Friday, September 3, 2010

Goji Berries: Anti-Oxidants Supreme

Looking around online a few years ago, I came across an article on Goji berries and how they are considered to be one of the most nutritious foods in the world. Also known as Wolfberry, with the scientific name, Lycium Barbarum, Goji berries are members of the deadly nightshade family along with tomatoes, potatoes, eggplant, and chili peppers.

Grown in temperate and sub-tropical areas, Gojis are found in abundance in China, Mongolia, and the Tibetan Himalayas where they have been used for over 6,000 years to fortify the body in numerous ways. With purple flowers, the berry itself is a reddish orange and is eaten dried, like a raison. The most well known region for growing Goji berries is in the Ningxia province in China. One wonders if the abundance of centegenerians, amounting to 16 times more than anywhere else in the rest of China, is connected with the daily consumption of these miraculous little bundles of nutrition!

It seems that ancient herbalists already knew that Goji berries were high in a multitude of nutrients associated with well-being and longevity. They proscribed Goji berries for ailments like poor eyesight, sexual debilitation, and stress. Modern studies now show that Gojis are indeed powerful anti-oxidants that strengthen the immune system, fortify the liver, enhance eyesight, promote sexual function and fertility, reduce blood glucose, lower cholesterol, and reduce the growth of cancerous cells.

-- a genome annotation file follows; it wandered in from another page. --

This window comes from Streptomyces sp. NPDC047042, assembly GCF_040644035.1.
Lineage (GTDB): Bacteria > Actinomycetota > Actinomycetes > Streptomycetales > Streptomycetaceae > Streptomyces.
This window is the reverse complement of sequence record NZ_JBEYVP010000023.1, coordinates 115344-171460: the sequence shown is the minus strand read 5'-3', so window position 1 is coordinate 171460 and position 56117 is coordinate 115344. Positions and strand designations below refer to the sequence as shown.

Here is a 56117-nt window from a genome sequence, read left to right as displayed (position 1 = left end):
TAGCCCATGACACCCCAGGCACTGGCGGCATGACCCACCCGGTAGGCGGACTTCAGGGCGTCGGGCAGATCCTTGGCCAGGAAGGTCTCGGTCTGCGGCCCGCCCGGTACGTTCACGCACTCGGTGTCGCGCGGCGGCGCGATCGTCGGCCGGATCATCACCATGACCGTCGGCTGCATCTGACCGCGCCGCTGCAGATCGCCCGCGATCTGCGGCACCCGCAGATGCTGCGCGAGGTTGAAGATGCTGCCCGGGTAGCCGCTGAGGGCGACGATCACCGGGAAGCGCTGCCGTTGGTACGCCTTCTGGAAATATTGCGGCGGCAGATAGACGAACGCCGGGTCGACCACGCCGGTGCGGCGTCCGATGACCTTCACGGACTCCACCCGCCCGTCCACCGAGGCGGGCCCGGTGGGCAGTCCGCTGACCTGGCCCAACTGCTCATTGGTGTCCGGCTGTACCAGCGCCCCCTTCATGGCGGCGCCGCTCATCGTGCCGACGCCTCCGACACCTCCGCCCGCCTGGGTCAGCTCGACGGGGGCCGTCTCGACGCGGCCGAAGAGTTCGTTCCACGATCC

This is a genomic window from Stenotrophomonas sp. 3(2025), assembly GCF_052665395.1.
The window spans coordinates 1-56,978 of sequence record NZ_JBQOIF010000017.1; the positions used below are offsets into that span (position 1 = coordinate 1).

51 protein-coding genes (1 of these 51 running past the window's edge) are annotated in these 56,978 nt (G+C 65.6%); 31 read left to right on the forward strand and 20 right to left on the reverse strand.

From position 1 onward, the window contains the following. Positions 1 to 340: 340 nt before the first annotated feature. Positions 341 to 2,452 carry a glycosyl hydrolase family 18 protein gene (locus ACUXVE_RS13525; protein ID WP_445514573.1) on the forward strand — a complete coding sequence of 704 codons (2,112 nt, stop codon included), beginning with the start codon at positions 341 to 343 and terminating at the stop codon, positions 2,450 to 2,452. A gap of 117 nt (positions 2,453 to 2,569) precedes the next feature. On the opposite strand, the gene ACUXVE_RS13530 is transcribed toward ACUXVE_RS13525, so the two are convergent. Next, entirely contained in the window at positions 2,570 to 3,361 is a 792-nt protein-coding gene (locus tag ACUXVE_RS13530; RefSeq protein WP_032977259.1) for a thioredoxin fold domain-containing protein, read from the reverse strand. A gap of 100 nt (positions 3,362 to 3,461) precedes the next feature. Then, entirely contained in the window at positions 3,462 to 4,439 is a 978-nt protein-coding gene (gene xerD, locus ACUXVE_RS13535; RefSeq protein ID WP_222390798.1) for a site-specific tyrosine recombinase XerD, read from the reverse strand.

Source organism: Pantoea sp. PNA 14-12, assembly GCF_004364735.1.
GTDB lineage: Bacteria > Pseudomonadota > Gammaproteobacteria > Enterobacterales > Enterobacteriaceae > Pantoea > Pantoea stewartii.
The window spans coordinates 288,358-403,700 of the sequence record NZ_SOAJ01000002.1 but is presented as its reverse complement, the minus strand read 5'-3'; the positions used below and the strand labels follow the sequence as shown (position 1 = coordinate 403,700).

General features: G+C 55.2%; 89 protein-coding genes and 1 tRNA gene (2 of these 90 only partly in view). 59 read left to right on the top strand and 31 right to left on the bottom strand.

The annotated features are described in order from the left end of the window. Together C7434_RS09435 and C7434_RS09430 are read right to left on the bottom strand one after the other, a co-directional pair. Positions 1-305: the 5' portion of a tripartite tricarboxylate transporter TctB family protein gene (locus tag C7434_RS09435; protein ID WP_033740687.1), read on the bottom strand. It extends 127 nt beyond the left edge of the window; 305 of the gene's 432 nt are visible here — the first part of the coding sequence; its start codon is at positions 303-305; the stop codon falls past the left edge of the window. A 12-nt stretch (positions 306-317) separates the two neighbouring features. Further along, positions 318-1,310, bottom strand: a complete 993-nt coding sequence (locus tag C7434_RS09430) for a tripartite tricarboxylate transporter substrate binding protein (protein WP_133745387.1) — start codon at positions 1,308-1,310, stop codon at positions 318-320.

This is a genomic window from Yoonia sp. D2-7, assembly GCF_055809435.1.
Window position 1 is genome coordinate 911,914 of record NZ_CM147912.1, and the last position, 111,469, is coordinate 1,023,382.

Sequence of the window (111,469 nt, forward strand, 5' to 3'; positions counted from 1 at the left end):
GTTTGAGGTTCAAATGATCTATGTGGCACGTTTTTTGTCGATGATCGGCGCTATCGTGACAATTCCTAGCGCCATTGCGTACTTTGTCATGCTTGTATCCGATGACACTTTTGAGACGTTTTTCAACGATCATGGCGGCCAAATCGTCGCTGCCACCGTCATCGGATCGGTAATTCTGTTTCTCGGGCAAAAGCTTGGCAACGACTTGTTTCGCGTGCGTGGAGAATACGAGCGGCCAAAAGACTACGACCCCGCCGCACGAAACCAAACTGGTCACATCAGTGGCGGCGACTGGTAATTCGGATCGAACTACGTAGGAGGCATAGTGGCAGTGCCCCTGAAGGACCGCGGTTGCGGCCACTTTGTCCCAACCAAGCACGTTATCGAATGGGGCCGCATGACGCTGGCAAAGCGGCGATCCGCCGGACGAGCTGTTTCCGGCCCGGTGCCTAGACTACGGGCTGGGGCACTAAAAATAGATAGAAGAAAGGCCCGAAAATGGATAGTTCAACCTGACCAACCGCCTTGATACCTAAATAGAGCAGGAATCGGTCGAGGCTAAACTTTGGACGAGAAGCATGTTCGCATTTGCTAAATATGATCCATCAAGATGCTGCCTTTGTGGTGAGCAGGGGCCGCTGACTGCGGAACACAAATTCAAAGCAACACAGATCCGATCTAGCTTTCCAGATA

Due to being carotenoid rich, Goji berries are able to protect the retina by absorbing light. Their anti-oxidant powers help prevent macular degeneration, or the loss of vision that occurs with age. They also work to maintain the integrity of DNA, which has everything to do with promoting longevity. Additionally, Goji berries increase HGH (human growth hormone), an essential ingredient for anti-aging. Add to this its strength as a sexual tonic due to increasing testosterone levels in both men and women, elevating stamina and mood; its power to deal with stress by balancing the adrenal glands; and its ability to balance cholesterol levels, balance blood pressure, and lower the risk of cardio-vascular disease.

In 1988 studies made at the Beijing Nutritional Research Institute revealed that Goji berries contain the following:

  • 21 trace dietary minerals
  • 18 amino acids
  • A minimum of 4 polysaccharides
  • 5 carotenoids, including beta carotene, zeaxanthin, lutein, lycopene, and cryptoxanthin
  • 112 mg of calcium
  • 1132 mg potassium
  • 9 mg iron
  • 2 mg zinc
  • 50 micrograms

According to the USDA's ORAC scale rating (oxygen radical absorbency capacity), which measures the amount of anti-oxidants in foods and supplements, Goji berries are way ahead of all other foods at 25,300! Compare this with blueberries (2400), strawberries (1540), raisons (2830), bell pepper (710), spinach (1260), and kale (1770) and it is easy to understand why these little gems are called super foods.

Shopping for Goji Berries

Goji berries, with their tangy taste, make a delicious snack food. They can also be made into a tea or added to blender drinks. Goji berry juice is now commonly found in most health food stores. If you are buying the juice, make sure you buy it in glass jars rather than plastic. When buying the berries, make sure they are 100% organic and come from the Lycium Barbarum series, grown in the Ningxia province in China. These are the highest quality and will give you the maximum results by eating just a few per day.

Note: Goji berries can possibly interact with anti-coagulant drugs, so consult your health care practitioner if you are taking blood thinners. If you do have a reaction, your blood will quickly turn to normal once you stop eating the berries.

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